Visit Yamaguchi Prefecture

Known for its cultural richness, beautiful landscapes, stunning pagodas, and unique architecture, Yamaguchi Prefecture is perfect for anyone seeking a fulfilling trip. With its wealth of historic sites and castles, a Yamaguchi holiday will leave you recharged, ready to get back to the grind once back home. Time passes a little slower here; so, it’s your chance to stop and smell the flowers.

Reasons to visit Yamaguchi Prefecture

From the samurai history of Iwakuni and the charming Japanese architecture in the old castle town of Hagi to the fascinating, arched Kintaikyo Bridge and interesting fugu delicacies, Yamaguchi is like a striking art work with various textures.

Enjoy the spiritual calmness of Shōin Shrine at Hagi or the buzzing atmosphere at Shimonoseki. Yamaguchi Prefecture is also home to the eminent Ruriko Temple Five-Story Pagoda and the enchanting Akiyoshi Limestone Cave. While you are in Yamaguchi, don’t forget to indulge in some Kawara soba (hot tile noodles), a local dish prepared by frying noodles on a hot tile and serving them topped with stewed beef, a fried egg, onions, and grilled liver.

Things to do at Yamaguchi

1.Kintaikyo Bridge

Sunset at Kintaikyo Bridge

This architectural masterpiece is a ‘must-see’. Built in 1673 over the Nishiki River, this wooden bridge has five arches. It has been declared a national treasure due to its unique architecture, grand appearance, and historical importance. Kintaikyo is around 190m long and 5m wide. With each season, the beautiful backdrop of the bridge changes, making it a delightful sight year-round.

On April 29 each year, residents celebrate the Kintaikyo Bridge festival to thank their ancestors for building the bridge. The bridge is also the venue for other vibrant festivals such as the Nishiki River Water Festival (held on the first Saturday in August) and Cormorant fishing (from June-August).

Tickets: 300 yen per person. Timings: 8am-5pm

2. Tsunoshima

Tsunoshima Bridge

A white-sand beach, turquoise waters, a never-ending bridge, and a modern lighthouse – what’s not to love! Tsunoshima is a picturesque island in the Sea of Japan. The sparsely populated island is a tourist magnet due the convenience of swimming and camping there. Tsunoshima is home to Tsunoshima Lighthouse, which has become a symbol of the island. Apart from the lighthouse, there is a park and a small museum for you to visit on the island.

Relax on the Tsunoshima beach or head to the lush-green Makizaki Point for some amazing views. The Tsunoshima Bridge, connecting the island to Houhoku Town, is quite famous, having made appearances in many films and television shows. While you are on the island, make sure you check out some pretty spider lilies. You will carry back some beautiful photos and a joyful heart.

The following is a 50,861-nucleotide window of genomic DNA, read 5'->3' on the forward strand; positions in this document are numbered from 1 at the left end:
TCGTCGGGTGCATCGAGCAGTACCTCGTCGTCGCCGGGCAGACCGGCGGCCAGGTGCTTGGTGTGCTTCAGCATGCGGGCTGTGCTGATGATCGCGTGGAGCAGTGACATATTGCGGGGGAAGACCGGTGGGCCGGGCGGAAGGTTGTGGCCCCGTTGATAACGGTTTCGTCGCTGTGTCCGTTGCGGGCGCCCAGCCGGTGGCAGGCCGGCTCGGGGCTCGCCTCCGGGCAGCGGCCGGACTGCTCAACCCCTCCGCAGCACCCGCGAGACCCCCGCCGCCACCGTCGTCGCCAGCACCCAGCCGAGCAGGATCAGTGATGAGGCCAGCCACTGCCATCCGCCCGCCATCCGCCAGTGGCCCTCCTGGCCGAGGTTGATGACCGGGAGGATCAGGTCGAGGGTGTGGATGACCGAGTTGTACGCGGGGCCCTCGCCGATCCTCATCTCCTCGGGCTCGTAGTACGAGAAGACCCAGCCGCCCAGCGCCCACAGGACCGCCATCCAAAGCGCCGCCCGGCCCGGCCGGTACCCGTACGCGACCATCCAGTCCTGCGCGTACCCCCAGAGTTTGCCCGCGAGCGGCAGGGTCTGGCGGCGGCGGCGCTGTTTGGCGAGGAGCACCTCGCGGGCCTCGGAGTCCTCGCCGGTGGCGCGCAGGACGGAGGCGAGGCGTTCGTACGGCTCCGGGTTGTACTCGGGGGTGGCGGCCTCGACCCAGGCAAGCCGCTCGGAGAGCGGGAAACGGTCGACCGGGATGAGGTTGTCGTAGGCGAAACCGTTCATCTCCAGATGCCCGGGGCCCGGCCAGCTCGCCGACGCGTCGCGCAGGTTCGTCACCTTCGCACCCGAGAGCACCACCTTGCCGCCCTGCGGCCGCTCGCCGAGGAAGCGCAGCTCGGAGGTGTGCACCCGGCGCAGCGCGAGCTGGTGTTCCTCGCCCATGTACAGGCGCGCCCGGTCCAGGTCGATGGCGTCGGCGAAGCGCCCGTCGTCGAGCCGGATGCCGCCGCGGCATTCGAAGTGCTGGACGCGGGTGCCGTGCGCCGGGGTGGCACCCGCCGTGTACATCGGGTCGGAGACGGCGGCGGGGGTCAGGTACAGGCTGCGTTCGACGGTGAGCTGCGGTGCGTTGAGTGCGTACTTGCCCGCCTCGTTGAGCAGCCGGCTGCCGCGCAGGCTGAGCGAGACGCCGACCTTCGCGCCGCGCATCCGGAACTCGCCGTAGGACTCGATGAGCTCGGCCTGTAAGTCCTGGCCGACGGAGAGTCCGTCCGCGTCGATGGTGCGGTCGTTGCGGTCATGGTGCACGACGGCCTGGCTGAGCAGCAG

3. Ruriko Temple Five-Story Pagoda

Ruriko Temple Five-Story Pagoda

Tranquil, solemn, and serene – that’s this temple for you. Built in 1400s, Ruriko Temple Five-Story Pagoda is one of the most beautiful five-story pagodas in Japan. Its impressive architecture and majestic image is bound to leave you amazed. The surrounding ponds, mountain, and Japanese garden only enhance the splendor of the pagoda.

The temple is conveniently located around 2.5kms away from Yamaguchi Station and has no entry fees. The pagoda is stunning both during the day and particularly at night, when it’s lit. There is also a tiny but informative museum near the temple. Make sure you grab a bite at traditional Japanese restaurants and ice cream shops.

4. Akiyoshidai Kokutei Kōen

Akiyoshidai Limestone Cave

If you are seeking to add a bit of adventure to your leisurely trip to Yamaguchi Prefecture, visit Akiyoshidai. This quasi-national park has hundreds of limestone caves, the highlight being Akiyoshidō, the country’s longest cave. The best part? You can actually walk inside the cave for around a kilometer (the total cave length is around 9kms)!

Another interesting place to visit is the Akiyoshidai Plateau.  It is the largest karst plateau in the country. Visiting the quasi-national park is a delight in any season. Don’t forget to shop for some delicious sweet pears that grow here on your way back.

5. Hagi

Tokoji Japanese Temple Architecture

Stepping into Hagi is like stepping back in time. While the whole of Japan was focusing on growth, development, and advancements in technology and infrastructure, Hagi was concentrating on retaining its traditions and castles. This old castle town is a unique experience in itself right in the middle of a developed nation like Japan. Secluded, calm and still holding the strong feudal flavour, Hagi is known for temples and pottery.

Find serenity at the Tokoji temple or Daishoin temple where many of the Mori Clan lords were buried, or walk around Aiba Waterway enjoying the pretty canals and traditional residences.

Buy some Hagiyaki Pottery while you are there. Check out the ruins of the iconic Hagi castle or climb up Mount Kasayama for great views of the Sea of Japan. Hagi will not let you get bored for a minute, we promise.

Interesting facts about Yamaguchi

  • In 1552, the first Christmas mass in Japan was held in Yamaguchi Prefecture.
  • Hagi was the capital of the Mori Clan, one of the most powerful clans of ancient Japan.

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